Mathematicians have finally figured out the three cubed numbers that add up to 42. This has settled a problem that has been pondered for 65 years: namely, can each of the natural numbers below 100 be expressed as the sum of three cubes?
The problem, set in 1954, is exactly what it sounds like: x3+y3+z3=k. K is each of the numbers from 1 to 100; the question is, what are x, y and z?
Over the following decades, solutions were found for the easier numbers. In 2000, mathematician Noam Elkies of Harvard University published an algorithm to help find the harder ones.
By 2019, just the two most difficult ones remained: 33 and 42.
Then, after watching a YouTube video about the problem with 33 on the popular maths channel Numberphile, mathematician Andrew Booker from the University of Bristol in the UK was inspired to write a new algorithm.
He ran this through a powerful supercomputer at the university's Advanced Computing Research Centre, and got the solution for 33 after just three weeks.
So, we were left with the hardest one of them all: 42. This proved a much more obstinate problem, so Booker enlisted the aid of fellow MIT mathematician Andrew Sutherland, an expert in massively parallel computation.
As you already know from the headline of this article, they figured it out.
They also did a fun reveal of their success: according to The Aperiodical, both mathematicians quietly changed their personal websites to the solution, and named the pages "Life, the Universe, and Everything", a fitting nod to Douglas Adams.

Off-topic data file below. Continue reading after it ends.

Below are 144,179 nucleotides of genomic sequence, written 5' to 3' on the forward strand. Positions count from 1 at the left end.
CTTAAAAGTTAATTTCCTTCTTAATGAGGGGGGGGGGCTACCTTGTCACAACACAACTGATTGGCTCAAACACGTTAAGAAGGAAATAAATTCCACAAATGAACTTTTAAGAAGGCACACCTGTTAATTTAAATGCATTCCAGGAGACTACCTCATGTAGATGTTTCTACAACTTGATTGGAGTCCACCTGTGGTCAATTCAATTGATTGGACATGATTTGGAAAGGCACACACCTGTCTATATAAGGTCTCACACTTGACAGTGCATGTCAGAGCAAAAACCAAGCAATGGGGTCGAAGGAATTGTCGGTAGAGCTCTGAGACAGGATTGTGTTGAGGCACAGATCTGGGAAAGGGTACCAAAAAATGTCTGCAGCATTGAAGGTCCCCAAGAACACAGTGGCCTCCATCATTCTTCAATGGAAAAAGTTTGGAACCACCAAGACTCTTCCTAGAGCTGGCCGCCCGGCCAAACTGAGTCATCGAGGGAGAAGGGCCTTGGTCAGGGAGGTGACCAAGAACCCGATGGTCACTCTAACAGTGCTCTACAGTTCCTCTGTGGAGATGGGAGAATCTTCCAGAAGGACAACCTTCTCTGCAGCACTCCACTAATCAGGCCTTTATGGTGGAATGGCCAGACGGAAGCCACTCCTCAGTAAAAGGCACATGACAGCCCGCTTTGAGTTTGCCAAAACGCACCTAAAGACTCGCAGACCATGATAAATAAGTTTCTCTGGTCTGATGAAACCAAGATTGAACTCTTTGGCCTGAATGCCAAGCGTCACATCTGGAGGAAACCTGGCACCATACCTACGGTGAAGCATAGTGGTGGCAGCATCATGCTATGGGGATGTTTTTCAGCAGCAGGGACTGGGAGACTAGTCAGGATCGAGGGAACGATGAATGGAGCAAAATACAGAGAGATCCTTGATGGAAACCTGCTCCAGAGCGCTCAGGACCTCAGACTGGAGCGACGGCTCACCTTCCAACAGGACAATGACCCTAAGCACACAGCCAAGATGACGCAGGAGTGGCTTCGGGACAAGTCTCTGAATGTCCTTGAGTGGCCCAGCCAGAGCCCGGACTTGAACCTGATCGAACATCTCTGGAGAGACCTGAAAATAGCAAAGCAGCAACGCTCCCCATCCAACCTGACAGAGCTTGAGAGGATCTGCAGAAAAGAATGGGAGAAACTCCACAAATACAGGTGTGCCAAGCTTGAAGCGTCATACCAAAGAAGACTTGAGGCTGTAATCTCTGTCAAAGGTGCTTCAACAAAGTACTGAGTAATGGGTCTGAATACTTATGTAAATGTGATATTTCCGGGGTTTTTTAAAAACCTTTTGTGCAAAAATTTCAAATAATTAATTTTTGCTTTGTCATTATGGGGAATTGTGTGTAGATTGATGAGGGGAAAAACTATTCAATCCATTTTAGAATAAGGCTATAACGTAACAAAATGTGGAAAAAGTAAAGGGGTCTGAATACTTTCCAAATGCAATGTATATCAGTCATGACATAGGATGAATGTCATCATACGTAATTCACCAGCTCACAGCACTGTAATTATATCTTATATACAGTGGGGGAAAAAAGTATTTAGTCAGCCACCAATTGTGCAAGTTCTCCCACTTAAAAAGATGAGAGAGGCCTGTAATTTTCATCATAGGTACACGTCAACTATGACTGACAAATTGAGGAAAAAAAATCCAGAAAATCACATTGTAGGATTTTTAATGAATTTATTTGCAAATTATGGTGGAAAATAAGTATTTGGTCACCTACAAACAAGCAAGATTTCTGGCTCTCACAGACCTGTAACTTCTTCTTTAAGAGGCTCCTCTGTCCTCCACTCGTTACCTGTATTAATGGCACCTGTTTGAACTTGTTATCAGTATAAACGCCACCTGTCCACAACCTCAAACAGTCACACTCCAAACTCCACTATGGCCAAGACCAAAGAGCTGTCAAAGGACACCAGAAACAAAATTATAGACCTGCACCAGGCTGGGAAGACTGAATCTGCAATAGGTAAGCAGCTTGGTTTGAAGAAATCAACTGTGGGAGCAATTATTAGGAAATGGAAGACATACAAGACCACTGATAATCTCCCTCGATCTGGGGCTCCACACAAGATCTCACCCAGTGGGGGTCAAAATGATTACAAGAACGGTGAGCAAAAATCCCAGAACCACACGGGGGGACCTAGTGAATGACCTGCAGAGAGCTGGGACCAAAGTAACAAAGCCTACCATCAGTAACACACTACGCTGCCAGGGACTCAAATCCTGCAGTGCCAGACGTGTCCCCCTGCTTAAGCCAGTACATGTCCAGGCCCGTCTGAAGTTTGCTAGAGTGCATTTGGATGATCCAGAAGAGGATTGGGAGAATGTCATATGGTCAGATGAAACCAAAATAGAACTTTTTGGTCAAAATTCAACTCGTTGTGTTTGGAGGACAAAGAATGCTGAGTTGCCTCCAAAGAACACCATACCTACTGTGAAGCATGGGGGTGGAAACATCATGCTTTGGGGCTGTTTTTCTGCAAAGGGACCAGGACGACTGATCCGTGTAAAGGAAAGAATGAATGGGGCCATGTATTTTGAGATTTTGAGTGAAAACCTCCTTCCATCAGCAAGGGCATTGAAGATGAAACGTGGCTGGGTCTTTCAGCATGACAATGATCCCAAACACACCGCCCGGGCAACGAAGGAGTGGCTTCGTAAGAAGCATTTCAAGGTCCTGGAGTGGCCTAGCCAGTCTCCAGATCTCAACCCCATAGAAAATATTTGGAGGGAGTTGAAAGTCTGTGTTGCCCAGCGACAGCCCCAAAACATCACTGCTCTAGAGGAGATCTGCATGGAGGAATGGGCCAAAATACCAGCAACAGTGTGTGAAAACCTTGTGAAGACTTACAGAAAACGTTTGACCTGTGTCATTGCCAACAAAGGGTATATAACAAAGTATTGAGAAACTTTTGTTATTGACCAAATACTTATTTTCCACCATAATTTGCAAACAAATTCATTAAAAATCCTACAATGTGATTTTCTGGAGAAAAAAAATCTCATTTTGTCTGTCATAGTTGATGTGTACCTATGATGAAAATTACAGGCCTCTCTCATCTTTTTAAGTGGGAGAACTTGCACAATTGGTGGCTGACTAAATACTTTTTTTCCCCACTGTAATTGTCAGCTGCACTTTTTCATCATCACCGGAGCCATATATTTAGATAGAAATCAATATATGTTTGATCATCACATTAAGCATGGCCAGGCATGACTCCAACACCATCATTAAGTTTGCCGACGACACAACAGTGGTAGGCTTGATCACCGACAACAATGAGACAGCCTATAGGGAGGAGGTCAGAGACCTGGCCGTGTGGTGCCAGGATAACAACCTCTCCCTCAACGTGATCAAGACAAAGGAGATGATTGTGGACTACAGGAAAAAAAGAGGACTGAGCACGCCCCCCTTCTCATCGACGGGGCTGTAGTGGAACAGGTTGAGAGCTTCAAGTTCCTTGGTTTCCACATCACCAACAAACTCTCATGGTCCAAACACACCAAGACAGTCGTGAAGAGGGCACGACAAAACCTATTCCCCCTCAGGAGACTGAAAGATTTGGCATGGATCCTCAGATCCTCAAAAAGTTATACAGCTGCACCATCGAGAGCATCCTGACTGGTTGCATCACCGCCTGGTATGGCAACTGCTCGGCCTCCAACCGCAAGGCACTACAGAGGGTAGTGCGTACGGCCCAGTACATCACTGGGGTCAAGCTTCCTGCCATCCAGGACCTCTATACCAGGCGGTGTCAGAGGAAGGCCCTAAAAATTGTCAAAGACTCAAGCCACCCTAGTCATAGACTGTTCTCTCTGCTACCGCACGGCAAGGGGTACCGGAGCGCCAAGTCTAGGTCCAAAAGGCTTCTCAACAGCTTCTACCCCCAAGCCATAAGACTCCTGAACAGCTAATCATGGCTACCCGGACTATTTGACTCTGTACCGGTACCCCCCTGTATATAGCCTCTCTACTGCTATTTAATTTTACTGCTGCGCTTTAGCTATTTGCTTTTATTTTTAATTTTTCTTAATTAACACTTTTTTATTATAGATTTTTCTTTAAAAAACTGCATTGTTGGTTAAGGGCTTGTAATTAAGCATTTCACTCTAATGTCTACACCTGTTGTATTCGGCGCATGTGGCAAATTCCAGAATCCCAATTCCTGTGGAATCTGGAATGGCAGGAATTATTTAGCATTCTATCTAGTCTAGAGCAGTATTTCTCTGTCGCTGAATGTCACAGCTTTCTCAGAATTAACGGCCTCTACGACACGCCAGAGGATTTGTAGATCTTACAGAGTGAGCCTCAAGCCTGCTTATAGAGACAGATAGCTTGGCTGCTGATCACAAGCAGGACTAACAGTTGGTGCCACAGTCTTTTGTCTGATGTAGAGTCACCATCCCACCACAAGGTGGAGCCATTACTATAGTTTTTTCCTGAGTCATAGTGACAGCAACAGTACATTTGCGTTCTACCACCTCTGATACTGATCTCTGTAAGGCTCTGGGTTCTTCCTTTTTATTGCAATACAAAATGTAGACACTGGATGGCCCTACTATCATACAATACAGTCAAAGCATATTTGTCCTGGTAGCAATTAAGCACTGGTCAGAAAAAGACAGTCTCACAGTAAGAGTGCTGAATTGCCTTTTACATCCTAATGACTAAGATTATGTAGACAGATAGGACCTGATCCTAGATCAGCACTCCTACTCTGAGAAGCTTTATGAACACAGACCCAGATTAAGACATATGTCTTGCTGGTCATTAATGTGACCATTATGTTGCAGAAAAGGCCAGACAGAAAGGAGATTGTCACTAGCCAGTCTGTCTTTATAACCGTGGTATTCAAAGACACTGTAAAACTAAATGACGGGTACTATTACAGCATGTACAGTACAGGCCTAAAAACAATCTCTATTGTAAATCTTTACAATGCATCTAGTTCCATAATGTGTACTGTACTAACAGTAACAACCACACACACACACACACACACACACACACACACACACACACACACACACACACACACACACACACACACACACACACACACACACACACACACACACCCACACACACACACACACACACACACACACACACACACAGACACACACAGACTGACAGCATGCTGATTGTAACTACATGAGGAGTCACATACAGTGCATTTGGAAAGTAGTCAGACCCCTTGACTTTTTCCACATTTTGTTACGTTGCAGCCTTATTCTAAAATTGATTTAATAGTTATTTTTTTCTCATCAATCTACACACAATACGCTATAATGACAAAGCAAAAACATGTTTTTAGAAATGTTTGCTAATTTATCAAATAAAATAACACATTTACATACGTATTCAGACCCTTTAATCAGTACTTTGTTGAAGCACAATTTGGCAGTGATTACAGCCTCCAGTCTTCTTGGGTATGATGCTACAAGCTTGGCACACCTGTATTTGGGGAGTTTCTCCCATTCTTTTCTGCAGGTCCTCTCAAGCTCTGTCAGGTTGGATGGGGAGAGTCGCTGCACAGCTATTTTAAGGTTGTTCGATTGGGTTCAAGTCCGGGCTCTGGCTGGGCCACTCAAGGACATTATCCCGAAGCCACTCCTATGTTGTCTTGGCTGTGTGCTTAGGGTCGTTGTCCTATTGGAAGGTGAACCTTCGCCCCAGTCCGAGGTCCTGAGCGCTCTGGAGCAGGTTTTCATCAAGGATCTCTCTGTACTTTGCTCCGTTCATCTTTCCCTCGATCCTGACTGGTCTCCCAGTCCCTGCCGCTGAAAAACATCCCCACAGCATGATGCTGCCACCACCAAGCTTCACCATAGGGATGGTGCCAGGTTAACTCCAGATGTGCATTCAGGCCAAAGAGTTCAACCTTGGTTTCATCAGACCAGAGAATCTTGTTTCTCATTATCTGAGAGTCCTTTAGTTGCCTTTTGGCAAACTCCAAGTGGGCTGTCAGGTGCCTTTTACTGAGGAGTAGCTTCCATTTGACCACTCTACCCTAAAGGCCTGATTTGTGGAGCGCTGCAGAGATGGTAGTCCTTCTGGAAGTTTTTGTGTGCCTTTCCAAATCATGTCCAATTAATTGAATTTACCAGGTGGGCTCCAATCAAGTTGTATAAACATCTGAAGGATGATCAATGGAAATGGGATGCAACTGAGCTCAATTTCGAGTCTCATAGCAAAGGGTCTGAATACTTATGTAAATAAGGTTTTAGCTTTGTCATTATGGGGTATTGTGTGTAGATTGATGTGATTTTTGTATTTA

Of course, it wasn't simple. The pair had to go large, so they enlisted the aid of the Charity Engine, an initiative that spans the globe, harnessing unused computing power from over 500,000 home PCs to act as a sort of "planetary supercomputer".
It took over a million hours of computing time, but the two mathematicians found their solution.
X = -80538738812075974
Y = 80435758145817515
Z = 12602123297335631
So, the full equation is (-80538738812075974)3 + 804357581458175153 + 126021232973356313 = 42.
"I feel relieved," Booker said.
"In this game, it's impossible to be sure that you'll find something. It's a bit like trying to predict earthquakes, in that we have only rough probabilities to go by. So, we might find what we're looking for with a few months of searching, or it might be that the solution isn't found for another century."
Is that it, then? Well… no. That's just 1 to 100 covered. Go up an order of magnitude to 1,000, and there are still plenty of numbers to solve - 114, 165, 390, 579, 627, 633, 732, 906, 921 and 975 are all awaiting a solution to the sum of three cubes.
Got any ideas?
A version of this article was first published in September 2019.